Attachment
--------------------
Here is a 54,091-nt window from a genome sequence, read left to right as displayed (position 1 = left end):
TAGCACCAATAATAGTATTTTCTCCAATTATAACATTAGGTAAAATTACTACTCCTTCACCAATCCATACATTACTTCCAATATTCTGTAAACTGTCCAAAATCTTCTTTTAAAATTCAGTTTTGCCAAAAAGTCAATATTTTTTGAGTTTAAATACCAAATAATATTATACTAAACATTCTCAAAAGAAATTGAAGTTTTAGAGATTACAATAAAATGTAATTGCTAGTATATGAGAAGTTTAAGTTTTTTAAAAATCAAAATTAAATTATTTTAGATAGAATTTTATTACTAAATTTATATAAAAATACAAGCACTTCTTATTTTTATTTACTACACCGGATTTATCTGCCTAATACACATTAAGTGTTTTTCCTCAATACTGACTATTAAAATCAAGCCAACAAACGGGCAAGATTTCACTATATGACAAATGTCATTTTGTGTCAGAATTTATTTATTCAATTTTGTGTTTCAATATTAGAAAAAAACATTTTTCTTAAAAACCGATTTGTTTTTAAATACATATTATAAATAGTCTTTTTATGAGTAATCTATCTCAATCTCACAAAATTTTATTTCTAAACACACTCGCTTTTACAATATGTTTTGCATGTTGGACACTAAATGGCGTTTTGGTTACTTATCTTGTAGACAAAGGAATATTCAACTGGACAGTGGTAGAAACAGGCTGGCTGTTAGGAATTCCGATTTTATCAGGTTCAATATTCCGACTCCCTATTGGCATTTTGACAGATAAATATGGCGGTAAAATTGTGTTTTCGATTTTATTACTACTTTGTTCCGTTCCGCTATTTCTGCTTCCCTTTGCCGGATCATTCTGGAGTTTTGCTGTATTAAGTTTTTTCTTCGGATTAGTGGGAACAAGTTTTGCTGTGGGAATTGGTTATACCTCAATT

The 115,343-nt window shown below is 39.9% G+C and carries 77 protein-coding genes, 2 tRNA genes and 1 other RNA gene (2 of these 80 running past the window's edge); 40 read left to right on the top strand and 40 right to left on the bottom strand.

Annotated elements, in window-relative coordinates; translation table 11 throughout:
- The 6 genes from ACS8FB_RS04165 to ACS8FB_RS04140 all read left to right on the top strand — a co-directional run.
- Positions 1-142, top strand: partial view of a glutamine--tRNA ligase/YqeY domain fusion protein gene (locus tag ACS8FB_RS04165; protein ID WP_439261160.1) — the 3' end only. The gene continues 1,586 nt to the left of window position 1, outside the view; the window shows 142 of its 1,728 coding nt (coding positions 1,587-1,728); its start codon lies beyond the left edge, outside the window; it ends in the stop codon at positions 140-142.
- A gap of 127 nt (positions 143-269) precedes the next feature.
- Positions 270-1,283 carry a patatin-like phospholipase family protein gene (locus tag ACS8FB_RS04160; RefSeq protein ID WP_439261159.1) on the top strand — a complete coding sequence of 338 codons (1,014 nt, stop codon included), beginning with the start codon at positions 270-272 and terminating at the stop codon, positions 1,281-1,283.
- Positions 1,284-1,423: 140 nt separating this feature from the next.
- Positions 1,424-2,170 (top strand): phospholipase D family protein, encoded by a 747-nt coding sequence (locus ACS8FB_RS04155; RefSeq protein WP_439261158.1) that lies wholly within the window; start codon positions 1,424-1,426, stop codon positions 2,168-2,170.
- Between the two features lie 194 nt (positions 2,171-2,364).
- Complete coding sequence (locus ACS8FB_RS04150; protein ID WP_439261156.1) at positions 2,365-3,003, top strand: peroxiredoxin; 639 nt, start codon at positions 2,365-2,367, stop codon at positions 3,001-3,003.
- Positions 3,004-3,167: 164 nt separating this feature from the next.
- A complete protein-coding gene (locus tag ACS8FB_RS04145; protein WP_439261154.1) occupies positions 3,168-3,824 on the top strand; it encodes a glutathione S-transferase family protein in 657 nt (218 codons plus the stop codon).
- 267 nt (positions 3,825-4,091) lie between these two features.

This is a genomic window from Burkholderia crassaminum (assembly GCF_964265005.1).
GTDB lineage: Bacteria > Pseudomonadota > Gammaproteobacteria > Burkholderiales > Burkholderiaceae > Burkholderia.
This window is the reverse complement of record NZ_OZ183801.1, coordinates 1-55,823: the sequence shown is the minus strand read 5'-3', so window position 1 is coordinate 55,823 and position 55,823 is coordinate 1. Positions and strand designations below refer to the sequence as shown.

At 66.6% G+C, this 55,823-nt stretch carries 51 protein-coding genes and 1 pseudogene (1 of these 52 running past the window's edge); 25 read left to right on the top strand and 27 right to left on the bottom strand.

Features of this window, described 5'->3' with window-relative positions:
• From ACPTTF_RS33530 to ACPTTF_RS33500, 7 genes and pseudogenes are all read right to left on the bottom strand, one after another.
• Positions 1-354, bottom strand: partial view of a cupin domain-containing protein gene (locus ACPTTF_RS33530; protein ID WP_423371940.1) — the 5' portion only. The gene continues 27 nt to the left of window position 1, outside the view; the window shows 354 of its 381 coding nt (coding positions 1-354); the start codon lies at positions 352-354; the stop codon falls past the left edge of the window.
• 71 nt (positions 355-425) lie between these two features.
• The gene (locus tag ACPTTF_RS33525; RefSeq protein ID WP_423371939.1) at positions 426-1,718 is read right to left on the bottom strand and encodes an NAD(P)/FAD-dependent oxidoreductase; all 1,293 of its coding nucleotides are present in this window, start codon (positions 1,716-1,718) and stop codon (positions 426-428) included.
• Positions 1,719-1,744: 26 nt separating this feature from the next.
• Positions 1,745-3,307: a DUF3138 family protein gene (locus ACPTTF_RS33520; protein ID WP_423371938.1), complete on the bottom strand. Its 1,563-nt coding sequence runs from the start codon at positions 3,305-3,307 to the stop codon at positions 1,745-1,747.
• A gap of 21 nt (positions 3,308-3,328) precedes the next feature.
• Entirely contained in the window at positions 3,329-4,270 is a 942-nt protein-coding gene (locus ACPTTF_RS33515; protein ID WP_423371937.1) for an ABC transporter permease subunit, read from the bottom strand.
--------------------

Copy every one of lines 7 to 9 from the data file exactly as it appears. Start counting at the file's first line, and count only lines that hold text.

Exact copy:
- A gap of 127 nt (positions 143-269) precedes the next feature.
- Positions 270-1,283 carry a patatin-like phospholipase family protein gene (locus tag ACS8FB_RS04160; RefSeq protein ID WP_439261159.1) on the top strand — a complete coding sequence of 338 codons (1,014 nt, stop codon included), beginning with the start codon at positions 270-272 and terminating at the stop codon, positions 1,281-1,283.
- Positions 1,284-1,423: 140 nt separating this feature from the next.